ISSN 1556-4975

OffCourse Literary Journal

 Published by Ricardo and Isabel Nirenberg since 1998


Poems by Stuart Friebert


What we called kids who stuttered back when,
not knowing any better. About time FM, short
for Billie, haunted my dreams. When he tried
to talk, his whole body shook, he bent over as
if to retch, while we just stood by, laughing.

Eighty years for that to catch up to me, catch
me up but good. Mouth's getting smaller, lips
thinner, wonder what I should have said to
the gang when Billie's green eyes begged me
to help? Of all my pals, he was Gram's favorite,

those eyes, she'd sigh, like Pushkin's, whose
fading picture hung above the kitchen sink; &
whose poems she'd read to us in their Russian,
Billie alone grasping anything of their meaning,
his voice shaking the stutters when he asked

Gram to keep repeating the lines till he could
mimic them back as if a native, tottering as he
did so, nearly falling. On a whim, I googled him
& came across his obituary, died a year older
than I. Born in Berlin, to a Jewish father but

a protestant mother, which saved his life. They
hurried off a day ahead of the Gestapo. Would
our gang have behaved better if we'd known all
that? The image I can't shake now: laughing,
Billie's gums showed above his upper teeth.



                           — for SJF

Been watching our backyard birds
to see how their collective appellations
match their actions, and can confirm

chickadees excel at banditry, flickers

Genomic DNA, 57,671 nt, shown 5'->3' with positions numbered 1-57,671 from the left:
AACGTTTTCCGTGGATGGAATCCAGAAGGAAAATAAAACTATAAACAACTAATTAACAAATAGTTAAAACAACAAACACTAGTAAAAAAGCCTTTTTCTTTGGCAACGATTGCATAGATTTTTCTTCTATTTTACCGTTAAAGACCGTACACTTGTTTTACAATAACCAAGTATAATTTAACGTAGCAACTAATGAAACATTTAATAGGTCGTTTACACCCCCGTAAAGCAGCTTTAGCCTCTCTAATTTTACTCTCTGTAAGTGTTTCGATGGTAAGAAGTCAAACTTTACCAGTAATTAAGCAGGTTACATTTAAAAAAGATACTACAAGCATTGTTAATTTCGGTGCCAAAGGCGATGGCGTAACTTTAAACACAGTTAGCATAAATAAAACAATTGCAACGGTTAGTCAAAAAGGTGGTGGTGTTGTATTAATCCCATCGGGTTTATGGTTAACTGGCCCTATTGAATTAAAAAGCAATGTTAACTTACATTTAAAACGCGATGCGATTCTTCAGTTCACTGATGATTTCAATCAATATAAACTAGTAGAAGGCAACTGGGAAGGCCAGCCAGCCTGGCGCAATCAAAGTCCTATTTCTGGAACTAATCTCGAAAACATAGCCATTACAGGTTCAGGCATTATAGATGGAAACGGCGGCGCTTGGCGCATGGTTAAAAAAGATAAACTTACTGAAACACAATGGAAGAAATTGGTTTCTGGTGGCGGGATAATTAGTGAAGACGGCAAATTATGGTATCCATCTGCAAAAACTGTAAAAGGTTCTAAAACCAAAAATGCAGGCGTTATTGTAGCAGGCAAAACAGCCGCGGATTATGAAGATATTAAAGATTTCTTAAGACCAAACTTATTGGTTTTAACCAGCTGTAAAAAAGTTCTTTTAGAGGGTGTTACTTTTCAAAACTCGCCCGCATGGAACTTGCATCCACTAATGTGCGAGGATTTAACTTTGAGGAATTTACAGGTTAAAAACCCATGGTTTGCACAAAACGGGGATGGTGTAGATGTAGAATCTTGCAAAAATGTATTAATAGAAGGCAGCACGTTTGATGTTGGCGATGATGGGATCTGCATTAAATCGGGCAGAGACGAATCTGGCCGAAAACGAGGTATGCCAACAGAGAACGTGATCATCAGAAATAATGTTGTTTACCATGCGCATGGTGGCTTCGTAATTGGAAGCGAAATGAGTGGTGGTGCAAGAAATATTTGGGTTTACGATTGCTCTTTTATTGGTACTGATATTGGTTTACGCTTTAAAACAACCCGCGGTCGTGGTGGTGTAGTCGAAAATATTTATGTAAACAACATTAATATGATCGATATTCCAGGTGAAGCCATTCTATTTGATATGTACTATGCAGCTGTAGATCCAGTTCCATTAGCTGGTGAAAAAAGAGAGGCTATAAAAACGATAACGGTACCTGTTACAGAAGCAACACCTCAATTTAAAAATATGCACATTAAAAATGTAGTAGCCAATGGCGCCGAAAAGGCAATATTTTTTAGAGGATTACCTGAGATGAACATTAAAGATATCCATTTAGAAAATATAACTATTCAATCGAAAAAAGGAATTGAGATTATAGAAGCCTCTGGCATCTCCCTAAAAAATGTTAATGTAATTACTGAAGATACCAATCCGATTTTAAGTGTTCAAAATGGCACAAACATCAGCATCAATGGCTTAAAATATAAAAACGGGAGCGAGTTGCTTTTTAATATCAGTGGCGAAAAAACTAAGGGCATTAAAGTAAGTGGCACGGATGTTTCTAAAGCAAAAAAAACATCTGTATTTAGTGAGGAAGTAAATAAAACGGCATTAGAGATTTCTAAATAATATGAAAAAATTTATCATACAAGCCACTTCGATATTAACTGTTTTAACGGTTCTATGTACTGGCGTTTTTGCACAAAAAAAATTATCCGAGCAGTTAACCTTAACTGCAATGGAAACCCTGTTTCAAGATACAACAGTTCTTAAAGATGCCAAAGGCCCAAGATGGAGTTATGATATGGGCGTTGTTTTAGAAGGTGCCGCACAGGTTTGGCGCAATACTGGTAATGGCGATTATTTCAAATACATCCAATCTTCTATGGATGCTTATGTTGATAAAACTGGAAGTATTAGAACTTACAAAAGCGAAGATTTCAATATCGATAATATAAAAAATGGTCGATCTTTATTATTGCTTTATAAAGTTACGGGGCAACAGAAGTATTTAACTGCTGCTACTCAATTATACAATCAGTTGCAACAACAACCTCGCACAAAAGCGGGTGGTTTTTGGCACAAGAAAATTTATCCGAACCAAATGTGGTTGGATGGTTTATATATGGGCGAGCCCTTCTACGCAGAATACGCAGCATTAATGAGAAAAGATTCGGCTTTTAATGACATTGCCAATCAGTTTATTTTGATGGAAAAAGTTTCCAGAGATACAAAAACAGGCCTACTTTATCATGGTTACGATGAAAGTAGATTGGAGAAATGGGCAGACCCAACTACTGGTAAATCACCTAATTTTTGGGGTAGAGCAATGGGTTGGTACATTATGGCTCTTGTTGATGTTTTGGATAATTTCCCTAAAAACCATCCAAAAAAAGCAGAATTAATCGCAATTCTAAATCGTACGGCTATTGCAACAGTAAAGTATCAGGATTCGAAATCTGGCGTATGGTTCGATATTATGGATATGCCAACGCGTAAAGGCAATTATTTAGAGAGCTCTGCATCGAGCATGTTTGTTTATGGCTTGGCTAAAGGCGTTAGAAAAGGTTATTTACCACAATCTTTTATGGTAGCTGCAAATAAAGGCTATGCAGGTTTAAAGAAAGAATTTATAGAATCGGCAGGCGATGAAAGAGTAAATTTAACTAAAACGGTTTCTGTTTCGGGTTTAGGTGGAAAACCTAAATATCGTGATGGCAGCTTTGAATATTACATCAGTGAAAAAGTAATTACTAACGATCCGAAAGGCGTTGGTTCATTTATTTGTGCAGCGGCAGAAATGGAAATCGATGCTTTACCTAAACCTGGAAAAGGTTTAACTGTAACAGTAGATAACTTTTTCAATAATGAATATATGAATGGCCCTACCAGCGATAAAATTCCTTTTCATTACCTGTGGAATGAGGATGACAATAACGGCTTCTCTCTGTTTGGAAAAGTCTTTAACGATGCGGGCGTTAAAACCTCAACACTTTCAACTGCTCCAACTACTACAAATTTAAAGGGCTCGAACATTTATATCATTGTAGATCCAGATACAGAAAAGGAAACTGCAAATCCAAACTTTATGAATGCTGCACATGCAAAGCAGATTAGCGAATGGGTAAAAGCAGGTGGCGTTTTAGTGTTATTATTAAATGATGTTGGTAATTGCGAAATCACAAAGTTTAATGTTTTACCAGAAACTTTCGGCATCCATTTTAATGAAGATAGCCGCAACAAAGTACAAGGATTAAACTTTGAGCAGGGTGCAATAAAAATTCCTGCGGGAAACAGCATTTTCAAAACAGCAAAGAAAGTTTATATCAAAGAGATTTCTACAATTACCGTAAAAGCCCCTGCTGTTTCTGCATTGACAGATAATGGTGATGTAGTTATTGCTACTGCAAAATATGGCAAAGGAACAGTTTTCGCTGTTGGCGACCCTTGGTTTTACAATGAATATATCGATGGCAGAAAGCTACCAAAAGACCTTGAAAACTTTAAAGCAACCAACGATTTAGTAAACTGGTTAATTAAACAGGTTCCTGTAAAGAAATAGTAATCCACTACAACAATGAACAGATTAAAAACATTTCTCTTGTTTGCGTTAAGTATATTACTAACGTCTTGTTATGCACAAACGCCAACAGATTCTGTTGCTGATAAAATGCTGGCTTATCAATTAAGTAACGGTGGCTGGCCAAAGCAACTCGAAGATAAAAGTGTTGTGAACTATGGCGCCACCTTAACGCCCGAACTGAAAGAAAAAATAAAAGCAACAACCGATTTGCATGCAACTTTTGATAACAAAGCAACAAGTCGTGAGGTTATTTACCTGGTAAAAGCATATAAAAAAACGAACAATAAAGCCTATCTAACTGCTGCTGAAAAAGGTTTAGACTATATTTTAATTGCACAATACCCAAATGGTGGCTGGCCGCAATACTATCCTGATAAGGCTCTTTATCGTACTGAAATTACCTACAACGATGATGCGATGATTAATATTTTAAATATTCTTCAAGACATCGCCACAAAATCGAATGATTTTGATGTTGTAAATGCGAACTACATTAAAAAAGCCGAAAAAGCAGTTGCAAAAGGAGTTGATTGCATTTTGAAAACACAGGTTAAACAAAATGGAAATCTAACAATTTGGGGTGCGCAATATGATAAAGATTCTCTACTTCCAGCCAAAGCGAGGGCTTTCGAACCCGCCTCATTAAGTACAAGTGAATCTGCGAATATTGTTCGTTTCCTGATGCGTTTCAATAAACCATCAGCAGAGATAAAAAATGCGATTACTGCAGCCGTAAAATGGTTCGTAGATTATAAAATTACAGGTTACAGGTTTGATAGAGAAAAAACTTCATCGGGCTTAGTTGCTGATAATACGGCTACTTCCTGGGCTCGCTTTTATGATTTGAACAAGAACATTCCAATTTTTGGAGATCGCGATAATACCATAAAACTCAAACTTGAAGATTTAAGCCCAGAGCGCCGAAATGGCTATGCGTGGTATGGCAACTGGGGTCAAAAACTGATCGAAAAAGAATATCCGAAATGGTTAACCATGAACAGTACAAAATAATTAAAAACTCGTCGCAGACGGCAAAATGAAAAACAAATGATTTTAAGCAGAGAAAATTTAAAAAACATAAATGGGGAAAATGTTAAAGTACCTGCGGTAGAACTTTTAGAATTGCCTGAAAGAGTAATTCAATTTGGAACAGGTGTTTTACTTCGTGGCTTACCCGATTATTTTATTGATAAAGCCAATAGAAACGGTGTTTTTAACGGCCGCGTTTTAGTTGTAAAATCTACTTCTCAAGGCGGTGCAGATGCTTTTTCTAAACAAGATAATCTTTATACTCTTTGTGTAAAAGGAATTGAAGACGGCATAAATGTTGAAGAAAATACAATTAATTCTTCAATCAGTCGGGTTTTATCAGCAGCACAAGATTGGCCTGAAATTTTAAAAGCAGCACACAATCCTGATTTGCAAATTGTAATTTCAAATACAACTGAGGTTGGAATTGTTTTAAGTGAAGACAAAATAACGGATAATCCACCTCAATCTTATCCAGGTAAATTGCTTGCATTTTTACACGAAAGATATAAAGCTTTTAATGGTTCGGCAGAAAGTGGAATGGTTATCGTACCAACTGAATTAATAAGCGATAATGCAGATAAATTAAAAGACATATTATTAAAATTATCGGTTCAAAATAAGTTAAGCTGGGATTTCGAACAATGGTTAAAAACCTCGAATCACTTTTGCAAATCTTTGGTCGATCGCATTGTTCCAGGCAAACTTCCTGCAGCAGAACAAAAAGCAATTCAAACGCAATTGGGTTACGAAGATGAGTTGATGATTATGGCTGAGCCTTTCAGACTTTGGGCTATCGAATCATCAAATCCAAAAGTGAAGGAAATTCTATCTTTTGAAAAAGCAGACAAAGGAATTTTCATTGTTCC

line up like a menorah, red-tailed hawks
well up to a boil, hummingbirds all over

the daylilies every bit a bouquet, while
the red-eyed vireos wobble the way I
used to, recovering from a hangover.

A jar of nuthatches shut tight on the ash,
swallows gulp straight up into the eaves,
but it's not them ringing away, it's my

brother from his porch on Anvil Lake,
photographing, as few have, a jubilee of
eagles, boating out later to an asylum of

loons at the lake's southern edge. I envy
him the blizzard of snowy owls winters,
while I catch the last sleeze of creepers

before they migrate, though some wrens
will chime the winter over, when I'll turn
to books for more about a murder of crows.
The folkloric root has them feeding on the dead
on battlefields, likely of Civil War origin. Grant's
said to have watched them peck away for hours.


Stuart Friebert is a frequent contributor to Offcourse.  He has new work forthcoming in Plume, Great River Review, Solstice... 

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